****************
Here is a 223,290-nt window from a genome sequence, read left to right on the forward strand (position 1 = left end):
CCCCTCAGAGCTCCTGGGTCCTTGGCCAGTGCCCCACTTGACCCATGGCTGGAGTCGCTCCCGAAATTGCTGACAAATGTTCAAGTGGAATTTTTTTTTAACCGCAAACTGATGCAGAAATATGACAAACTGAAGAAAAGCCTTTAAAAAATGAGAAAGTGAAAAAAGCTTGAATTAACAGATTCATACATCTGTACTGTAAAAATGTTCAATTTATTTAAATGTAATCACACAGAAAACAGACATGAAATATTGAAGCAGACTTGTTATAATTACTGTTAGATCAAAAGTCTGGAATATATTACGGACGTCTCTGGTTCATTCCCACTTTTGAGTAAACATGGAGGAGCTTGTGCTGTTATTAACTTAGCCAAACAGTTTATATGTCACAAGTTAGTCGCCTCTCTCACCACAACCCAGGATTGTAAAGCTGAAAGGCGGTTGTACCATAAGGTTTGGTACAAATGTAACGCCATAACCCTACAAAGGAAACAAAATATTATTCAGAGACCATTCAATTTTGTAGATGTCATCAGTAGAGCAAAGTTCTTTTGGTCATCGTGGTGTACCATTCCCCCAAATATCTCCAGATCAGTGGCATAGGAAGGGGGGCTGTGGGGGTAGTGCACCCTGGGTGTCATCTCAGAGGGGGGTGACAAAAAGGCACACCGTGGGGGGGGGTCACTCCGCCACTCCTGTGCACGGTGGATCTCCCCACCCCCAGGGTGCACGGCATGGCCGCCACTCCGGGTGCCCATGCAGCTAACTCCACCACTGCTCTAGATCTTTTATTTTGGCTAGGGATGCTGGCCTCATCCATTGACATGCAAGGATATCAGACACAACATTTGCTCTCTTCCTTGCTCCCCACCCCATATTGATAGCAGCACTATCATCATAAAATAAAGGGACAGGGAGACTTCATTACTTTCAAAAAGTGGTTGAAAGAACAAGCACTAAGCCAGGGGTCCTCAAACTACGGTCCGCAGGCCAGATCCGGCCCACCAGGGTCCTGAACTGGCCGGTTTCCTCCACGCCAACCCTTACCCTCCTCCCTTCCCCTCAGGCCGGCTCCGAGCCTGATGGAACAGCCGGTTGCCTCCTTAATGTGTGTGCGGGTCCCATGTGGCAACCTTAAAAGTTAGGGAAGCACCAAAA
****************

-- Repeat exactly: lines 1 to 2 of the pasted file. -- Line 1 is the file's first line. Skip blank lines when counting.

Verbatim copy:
Here is a 223,290-nt window from a genome sequence, read left to right on the forward strand (position 1 = left end):
CCCCTCAGAGCTCCTGGGTCCTTGGCCAGTGCCCCACTTGACCCATGGCTGGAGTCGCTCCCGAAATTGCTGACAAATGTTCAAGTGGAATTTTTTTTTAACCGCAAACTGATGCAGAAATATGACAAACTGAAGAAAAGCCTTTAAAAAATGAGAAAGTGAAAAAAGCTTGAATTAACAGATTCATACATCTGTACTGTAAAAATGTTCAATTTATTTAAATGTAATCACACAGAAAACAGACATGAAATATTGAAGCAGACTTGTTATAATTACTGTTAGATCAAAAGTCTGGAATATATTACGGACGTCTCTGGTTCATTCCCACTTTTGAGTAAACATGGAGGAGCTTGTGCTGTTATTAACTTAGCCAAACAGTTTATATGTCACAAGTTAGTCGCCTCTCTCACCACAACCCAGGATTGTAAAGCTGAAAGGCGGTTGTACCATAAGGTTTGGTACAAATGTAACGCCATAACCCTACAAAGGAAACAAAATATTATTCAGAGACCATTCAATTTTGTAGATGTCATCAGTAGAGCAAAGTTCTTTTGGTCATCGTGGTGTACCATTCCCCCAAATATCTCCAGATCAGTGGCATAGGAAGGGGGGCTGTGGGGGTAGTGCACCCTGGGTGTCATCTCAGAGGGGGGTGACAAAAAGGCACACCGTGGGGGGGGGTCACTCCGCCACTCCTGTGCACGGTGGATCTCCCCACCCCCAGGGTGCACGGCATGGCCGCCACTCCGGGTGCCCATGCAGCTAACTCCACCACTGCTCTAGATCTTTTATTTTGGCTAGGGATGCTGGCCTCATCCATTGACATGCAAGGATATCAGACACAACATTTGCTCTCTTCCTTGCTCCCCACCCCATATTGATAGCAGCACTATCATCATAAAATAAAGGGACAGGGAGACTTCATTACTTTCAAAAAGTGGTTGAAAGAACAAGCACTAAGCCAGGGGTCCTCAAACTACGGTCCGCAGGCCAGATCCGGCCCACCAGGGTCCTGAACTGGCCGGTTTCCTCCACGCCAACCCTTACCCTCCTCCCTTCCCCTCAGGCCGGCTCCGAGCCTGATGGAACAGCCGGTTGCCTCCTTAATGTGTGTGCGGGTCCCATGTGGCAACCTTAAAAGTTAGGGAAGCACCAAAA